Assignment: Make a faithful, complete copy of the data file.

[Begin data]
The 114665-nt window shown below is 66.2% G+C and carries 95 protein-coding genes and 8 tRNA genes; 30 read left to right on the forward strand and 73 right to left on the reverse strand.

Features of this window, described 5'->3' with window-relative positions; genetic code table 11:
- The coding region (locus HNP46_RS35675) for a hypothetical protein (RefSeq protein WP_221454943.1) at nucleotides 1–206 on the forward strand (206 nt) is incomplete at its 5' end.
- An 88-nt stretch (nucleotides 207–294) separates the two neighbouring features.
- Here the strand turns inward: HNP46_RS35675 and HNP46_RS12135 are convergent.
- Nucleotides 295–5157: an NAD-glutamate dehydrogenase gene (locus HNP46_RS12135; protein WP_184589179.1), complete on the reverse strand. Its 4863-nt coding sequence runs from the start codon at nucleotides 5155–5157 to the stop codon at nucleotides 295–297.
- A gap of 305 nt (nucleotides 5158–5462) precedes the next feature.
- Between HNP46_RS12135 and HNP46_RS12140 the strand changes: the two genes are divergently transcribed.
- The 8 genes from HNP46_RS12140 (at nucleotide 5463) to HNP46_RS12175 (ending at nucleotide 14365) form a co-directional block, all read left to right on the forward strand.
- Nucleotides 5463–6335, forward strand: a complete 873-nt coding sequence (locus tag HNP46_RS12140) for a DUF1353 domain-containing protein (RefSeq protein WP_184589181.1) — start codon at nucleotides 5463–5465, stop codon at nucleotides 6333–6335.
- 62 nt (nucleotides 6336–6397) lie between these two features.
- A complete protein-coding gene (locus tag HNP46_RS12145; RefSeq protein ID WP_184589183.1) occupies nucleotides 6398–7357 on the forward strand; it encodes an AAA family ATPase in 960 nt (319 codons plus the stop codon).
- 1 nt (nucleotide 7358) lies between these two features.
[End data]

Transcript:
The 114665-nt window shown below is 66.2% G+C and carries 95 protein-coding genes and 8 tRNA genes; 30 read left to right on the forward strand and 73 right to left on the reverse strand.

Features of this window, described 5'->3' with window-relative positions; genetic code table 11:
- The coding region (locus HNP46_RS35675) for a hypothetical protein (RefSeq protein WP_221454943.1) at nucleotides 1–206 on the forward strand (206 nt) is incomplete at its 5' end.
- An 88-nt stretch (nucleotides 207–294) separates the two neighbouring features.
- Here the strand turns inward: HNP46_RS35675 and HNP46_RS12135 are convergent.
- Nucleotides 295–5157: an NAD-glutamate dehydrogenase gene (locus HNP46_RS12135; protein WP_184589179.1), complete on the reverse strand. Its 4863-nt coding sequence runs from the start codon at nucleotides 5155–5157 to the stop codon at nucleotides 295–297.
- A gap of 305 nt (nucleotides 5158–5462) precedes the next feature.
- Between HNP46_RS12135 and HNP46_RS12140 the strand changes: the two genes are divergently transcribed.
- The 8 genes from HNP46_RS12140 (at nucleotide 5463) to HNP46_RS12175 (ending at nucleotide 14365) form a co-directional block, all read left to right on the forward strand.
- Nucleotides 5463–6335, forward strand: a complete 873-nt coding sequence (locus tag HNP46_RS12140) for a DUF1353 domain-containing protein (RefSeq protein WP_184589181.1) — start codon at nucleotides 5463–5465, stop codon at nucleotides 6333–6335.
- 62 nt (nucleotides 6336–6397) lie between these two features.
- A complete protein-coding gene (locus tag HNP46_RS12145; RefSeq protein ID WP_184589183.1) occupies nucleotides 6398–7357 on the forward strand; it encodes an AAA family ATPase in 960 nt (319 codons plus the stop codon).
- 1 nt (nucleotide 7358) lies between these two features.